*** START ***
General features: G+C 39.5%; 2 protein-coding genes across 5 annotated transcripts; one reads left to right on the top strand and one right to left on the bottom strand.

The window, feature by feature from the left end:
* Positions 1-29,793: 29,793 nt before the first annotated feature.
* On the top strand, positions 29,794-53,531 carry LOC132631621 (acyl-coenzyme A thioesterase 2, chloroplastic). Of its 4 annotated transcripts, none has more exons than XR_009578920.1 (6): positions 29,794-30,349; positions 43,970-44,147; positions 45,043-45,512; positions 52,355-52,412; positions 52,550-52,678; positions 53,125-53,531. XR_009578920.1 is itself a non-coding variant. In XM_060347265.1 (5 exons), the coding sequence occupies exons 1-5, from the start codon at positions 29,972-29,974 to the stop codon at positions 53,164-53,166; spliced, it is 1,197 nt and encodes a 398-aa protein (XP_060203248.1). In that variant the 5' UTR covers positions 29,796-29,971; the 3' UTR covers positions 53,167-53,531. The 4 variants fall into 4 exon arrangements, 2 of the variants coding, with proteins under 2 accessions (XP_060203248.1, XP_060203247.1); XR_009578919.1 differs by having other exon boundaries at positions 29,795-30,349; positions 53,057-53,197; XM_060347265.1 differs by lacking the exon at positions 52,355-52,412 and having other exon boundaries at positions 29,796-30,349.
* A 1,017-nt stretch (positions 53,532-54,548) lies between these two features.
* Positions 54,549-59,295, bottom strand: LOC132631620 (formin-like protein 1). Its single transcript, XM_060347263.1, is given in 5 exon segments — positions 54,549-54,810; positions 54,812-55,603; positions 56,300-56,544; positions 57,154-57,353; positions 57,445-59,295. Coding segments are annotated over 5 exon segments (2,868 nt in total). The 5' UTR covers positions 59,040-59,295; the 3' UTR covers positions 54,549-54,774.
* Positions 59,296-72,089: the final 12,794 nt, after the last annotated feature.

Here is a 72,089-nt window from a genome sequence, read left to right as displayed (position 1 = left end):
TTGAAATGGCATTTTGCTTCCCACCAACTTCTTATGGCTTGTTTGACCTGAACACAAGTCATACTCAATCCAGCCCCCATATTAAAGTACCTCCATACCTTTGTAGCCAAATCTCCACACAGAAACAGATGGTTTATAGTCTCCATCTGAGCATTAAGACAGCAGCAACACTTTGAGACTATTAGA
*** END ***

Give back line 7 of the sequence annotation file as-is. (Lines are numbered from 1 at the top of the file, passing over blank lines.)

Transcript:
* Positions 59,296-72,089: the final 12,794 nt, after the last annotated feature.